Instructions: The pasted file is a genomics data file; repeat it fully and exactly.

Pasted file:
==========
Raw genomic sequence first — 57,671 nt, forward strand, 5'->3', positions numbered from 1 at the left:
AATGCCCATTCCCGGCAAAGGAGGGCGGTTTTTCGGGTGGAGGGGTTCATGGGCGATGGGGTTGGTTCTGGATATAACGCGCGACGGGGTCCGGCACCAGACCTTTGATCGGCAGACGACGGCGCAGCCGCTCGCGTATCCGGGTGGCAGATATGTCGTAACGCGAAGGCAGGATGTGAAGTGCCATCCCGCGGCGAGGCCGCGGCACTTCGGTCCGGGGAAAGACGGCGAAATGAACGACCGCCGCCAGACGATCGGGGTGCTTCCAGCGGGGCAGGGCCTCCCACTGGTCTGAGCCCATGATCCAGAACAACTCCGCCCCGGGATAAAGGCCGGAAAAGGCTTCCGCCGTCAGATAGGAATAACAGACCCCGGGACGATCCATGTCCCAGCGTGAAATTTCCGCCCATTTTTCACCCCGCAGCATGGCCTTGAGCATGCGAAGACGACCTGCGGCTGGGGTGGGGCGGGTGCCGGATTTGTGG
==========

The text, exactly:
Raw genomic sequence first — 57,671 nt, forward strand, 5'->3', positions numbered from 1 at the left:
AATGCCCATTCCCGGCAAAGGAGGGCGGTTTTTCGGGTGGAGGGGTTCATGGGCGATGGGGTTGGTTCTGGATATAACGCGCGACGGGGTCCGGCACCAGACCTTTGATCGGCAGACGACGGCGCAGCCGCTCGCGTATCCGGGTGGCAGATATGTCGTAACGCGAAGGCAGGATGTGAAGTGCCATCCCGCGGCGAGGCCGCGGCACTTCGGTCCGGGGAAAGACGGCGAAATGAACGACCGCCGCCAGACGATCGGGGTGCTTCCAGCGGGGCAGGGCCTCCCACTGGTCTGAGCCCATGATCCAGAACAACTCCGCCCCGGGATAAAGGCCGGAAAAGGCTTCCGCCGTCAGATAGGAATAACAGACCCCGGGACGATCCATGTCCCAGCGTGAAATTTCCGCCCATTTTTCACCCCGCAGCATGGCCTTGAGCATGCGAAGACGACCTGCGGCTGGGGTGGGGCGGGTGCCGGATTTGTGG